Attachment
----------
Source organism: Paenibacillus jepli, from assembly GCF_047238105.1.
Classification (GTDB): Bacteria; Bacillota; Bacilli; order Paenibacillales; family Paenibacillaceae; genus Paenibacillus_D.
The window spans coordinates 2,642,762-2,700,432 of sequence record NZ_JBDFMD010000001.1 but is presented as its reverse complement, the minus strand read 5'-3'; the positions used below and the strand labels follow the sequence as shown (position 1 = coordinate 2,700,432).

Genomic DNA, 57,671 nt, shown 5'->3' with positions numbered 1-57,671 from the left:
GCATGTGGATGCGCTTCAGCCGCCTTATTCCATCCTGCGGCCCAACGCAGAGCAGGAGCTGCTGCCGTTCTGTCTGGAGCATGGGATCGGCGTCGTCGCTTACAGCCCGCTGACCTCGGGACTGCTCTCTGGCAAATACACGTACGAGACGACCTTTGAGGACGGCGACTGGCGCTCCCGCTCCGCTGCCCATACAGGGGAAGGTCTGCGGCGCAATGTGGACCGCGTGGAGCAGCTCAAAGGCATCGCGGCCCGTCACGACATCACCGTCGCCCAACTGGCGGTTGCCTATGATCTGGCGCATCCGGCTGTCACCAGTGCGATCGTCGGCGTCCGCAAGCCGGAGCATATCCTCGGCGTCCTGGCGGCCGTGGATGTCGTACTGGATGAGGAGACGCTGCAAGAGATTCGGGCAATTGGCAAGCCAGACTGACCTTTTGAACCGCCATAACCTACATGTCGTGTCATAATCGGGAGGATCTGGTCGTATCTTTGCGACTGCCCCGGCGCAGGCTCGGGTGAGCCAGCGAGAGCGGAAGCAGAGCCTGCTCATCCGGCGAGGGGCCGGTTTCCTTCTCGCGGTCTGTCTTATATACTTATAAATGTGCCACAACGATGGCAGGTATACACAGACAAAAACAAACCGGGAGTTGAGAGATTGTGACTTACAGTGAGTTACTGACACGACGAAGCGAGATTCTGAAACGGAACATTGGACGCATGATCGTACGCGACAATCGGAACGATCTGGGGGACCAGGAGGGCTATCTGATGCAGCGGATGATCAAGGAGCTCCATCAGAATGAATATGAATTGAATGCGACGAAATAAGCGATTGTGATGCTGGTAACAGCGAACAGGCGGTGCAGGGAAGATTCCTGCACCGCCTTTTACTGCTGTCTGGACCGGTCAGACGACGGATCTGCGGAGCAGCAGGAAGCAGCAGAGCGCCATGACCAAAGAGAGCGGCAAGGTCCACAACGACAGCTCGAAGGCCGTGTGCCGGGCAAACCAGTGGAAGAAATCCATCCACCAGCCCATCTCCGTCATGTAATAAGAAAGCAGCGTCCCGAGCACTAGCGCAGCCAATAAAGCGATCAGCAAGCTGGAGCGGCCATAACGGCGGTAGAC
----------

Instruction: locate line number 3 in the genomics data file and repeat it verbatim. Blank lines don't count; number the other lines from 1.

The window spans coordinates 2,642,762-2,700,432 of sequence record NZ_JBDFMD010000001.1 but is presented as its reverse complement, the minus strand read 5'-3'; the positions used below and the strand labels follow the sequence as shown (position 1 = coordinate 2,700,432).